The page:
Optical Rocket Boosts Electrons to Nearly the Speed of Light

A team of researchers from the University of Nebraska–Lincoln recently conducted an experiment where they were able to accelerate plasma electrons to close to the speed of light. This “optical rocket”, which pushed electrons at a force a trillion-trillion times greater than that generated by a conventional rocket, could have serious implications for everything from space travel to computing and nanotechnology.

When it comes to the future of space exploration and scientific research, it is clear that light will play a vital role. On the one hand, space agencies are investigating “optical communications” – sending information using lasers – to handle the increasing amounts of data missions will collect and send to Earth. Researchers and engineers, on the other hand, are looking to lasers to conduct microscopic manipulations of matter and optical computers.

However, one of the main challenges with these sorts of applications has been the size of the equipment involved. What it comes down to is the fact that conventional, high-energy lasers are generally big and expensive. As such, the ability to scale-down the process where light is used to accelerate particles would not only be a boon for researchers, it could also lead to countless new applications.

One of the lasers at the Extreme Light Laboratory at the University of Nebraska-Lincoln, where a recent experiment accelerated electrons to near the speed of light. Credit: University of Nebraska-Lincoln

This is precisely what the team from UNL’s Extreme Light Laboratory (ELL) did using the laboratory’s Diocles Laser. This x-ray laser, which is ten-million times brighter than the sun, was used to focus rapid laser pulses on plasma electrons – a process known as wakefield acceleration (or electron acceleration). The study which describes their findings recently appeared in the Physical Review Letters.

Ordinarily, light exerts a tiny force wherever it is reflected, scattered or absorbed. While the force is exceedingly small, it can have a cumulative effect when it is focused properly and continuously.  During the experiment, the team found that light pulses caused electrons in the plasma to be pushed out of the path of the pulses, creating plasma waves in their wake.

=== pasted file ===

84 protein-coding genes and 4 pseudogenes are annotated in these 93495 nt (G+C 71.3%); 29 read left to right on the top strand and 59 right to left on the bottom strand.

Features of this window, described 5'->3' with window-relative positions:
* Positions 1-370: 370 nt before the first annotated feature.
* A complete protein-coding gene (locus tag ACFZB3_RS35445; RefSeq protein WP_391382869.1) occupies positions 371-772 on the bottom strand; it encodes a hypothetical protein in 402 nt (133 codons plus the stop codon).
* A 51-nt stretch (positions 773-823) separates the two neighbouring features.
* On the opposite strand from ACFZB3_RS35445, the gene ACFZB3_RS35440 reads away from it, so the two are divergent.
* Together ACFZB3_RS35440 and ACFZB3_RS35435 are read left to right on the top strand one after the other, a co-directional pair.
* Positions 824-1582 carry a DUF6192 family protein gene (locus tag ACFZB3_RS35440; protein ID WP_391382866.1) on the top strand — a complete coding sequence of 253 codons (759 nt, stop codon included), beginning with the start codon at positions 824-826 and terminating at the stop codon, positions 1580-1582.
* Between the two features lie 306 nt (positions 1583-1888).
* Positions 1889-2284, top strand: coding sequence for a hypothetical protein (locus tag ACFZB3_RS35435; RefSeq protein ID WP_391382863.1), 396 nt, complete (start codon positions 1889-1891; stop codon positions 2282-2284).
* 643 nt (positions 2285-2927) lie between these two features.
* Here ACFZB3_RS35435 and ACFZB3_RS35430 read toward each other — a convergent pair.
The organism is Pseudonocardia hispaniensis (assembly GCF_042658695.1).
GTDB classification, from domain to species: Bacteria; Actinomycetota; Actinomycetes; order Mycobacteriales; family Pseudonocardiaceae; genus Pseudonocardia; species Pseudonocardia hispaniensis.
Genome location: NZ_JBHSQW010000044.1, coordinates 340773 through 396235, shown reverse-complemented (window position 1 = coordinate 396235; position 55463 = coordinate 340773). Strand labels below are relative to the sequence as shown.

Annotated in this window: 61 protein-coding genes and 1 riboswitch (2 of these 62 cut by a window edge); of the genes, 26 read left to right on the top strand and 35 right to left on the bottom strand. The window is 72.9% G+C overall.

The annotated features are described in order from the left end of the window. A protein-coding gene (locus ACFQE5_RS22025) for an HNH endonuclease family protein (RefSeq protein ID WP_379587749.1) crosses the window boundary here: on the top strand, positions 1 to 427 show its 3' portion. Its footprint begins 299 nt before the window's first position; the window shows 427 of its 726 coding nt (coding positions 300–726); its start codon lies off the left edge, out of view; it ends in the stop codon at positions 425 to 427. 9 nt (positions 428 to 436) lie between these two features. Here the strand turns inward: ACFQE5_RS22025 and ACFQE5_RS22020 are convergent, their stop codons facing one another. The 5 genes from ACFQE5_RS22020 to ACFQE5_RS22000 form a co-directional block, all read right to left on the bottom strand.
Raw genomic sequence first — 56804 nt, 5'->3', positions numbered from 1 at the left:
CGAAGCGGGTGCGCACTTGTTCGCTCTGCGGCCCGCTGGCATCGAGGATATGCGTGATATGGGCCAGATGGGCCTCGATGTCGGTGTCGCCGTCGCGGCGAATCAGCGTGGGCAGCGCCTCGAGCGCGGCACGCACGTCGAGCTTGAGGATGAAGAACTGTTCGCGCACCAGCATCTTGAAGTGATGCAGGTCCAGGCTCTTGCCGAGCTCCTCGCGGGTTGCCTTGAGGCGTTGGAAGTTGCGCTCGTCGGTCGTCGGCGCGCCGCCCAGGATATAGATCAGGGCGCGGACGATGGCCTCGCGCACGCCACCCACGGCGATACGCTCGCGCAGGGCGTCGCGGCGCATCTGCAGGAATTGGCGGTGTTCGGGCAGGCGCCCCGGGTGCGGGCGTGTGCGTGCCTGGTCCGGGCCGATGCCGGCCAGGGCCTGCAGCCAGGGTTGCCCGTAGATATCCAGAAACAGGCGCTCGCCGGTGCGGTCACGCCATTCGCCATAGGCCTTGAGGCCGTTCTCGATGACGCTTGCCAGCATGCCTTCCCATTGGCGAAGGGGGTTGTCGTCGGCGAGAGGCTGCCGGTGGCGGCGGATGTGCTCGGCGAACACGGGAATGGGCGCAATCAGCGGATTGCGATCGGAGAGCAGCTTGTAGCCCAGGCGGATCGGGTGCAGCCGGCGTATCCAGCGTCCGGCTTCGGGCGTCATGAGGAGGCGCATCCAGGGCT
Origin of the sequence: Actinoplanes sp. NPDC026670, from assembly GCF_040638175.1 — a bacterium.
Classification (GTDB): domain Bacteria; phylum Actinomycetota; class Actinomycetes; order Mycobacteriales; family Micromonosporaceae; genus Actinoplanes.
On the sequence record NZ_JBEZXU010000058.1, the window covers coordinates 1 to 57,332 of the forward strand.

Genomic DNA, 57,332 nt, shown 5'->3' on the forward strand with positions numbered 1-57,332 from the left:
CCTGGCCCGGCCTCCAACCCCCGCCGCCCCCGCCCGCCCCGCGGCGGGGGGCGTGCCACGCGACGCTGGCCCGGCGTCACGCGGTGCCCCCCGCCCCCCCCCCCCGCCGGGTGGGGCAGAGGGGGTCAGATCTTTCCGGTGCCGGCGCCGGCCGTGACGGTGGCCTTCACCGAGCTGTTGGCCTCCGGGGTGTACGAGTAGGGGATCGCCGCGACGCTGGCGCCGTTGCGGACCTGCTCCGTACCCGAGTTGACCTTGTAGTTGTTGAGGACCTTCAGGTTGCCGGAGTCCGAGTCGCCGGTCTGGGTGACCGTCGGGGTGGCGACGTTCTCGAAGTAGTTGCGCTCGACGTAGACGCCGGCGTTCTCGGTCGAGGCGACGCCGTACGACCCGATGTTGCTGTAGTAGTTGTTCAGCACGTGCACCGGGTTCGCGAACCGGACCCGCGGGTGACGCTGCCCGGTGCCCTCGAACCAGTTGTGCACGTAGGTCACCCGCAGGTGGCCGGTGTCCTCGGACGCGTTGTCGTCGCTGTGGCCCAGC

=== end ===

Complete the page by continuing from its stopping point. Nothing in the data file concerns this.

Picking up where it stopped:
The electrons also picked up additional acceleration from these “wakefield waves”, which brought them to ultra-relativistic speeds (i.e. close to the speed of light). As Donald Umstadter, the director of the Extreme Light Laboratory, explained in a Nebraska Today press release:

“This new and unique application of intense light can improve the performance of compact electron accelerators. But the novel and more general scientific aspect of our results is that the application of force of light resulted in the direct acceleration of matter.”

Grigory Golovin, the lead researcher on the UNL study, standing over the ELL’s Diocles Laser. Credit: UNL/ELL

This new experiment effectively demonstrated the ability to control the initial phase of wakefield acceleration, which could improve the performance of compact electron accelerators. It is was significant in that it has numerous applications that were previously not possible, due to the enormous size of conventional electron accelerators.

One such application is known as an “optical tweezer”, a process where light is used to manipulate microscopic objects. Another possible application is the concept known as the “light sail” (aka. solar or photon cell), a method of space propulsion where a focused laser beam is used to accelerate a reflective sail to incredible speeds.

One such example of this is Breakthrough Starshot, a proposed spacecraft being developed by Breakthrough Initiatives – a non-profit organization founded by Russian billionaire Yuri Milner. Consisting of a nanocraft being towed by a sightsail, this spacecraft would rely on focused lasers to accelerate it to relativistic speeds (20% the speed of light). At this velocity, the craft would be able to make the journey to Alpha Centauri in just 20 years and could send back images of any exoplanets there (including Proxima b).

In the meantime, this experiment is likely to open up some serious research opportunities for particle physicists. The study was led by  Grigoroy Golovin, a postdoc researcher from the University of Nebraska-Lincoln’s (UNL) Extreme Light Laboratory (ELL), and included multiple scientists from the ELL and Shanghai Jiao Tong University.

Further Reading: Nebraska Today, Physical Review Letters

Matt Williams

Matt Williams is a space journalist and science communicator for Universe Today and Interesting Engineering. He's also a science fiction author, podcaster (Stories from Space), and Taekwon-Do instructor who lives on Vancouver Island with his wife and family.

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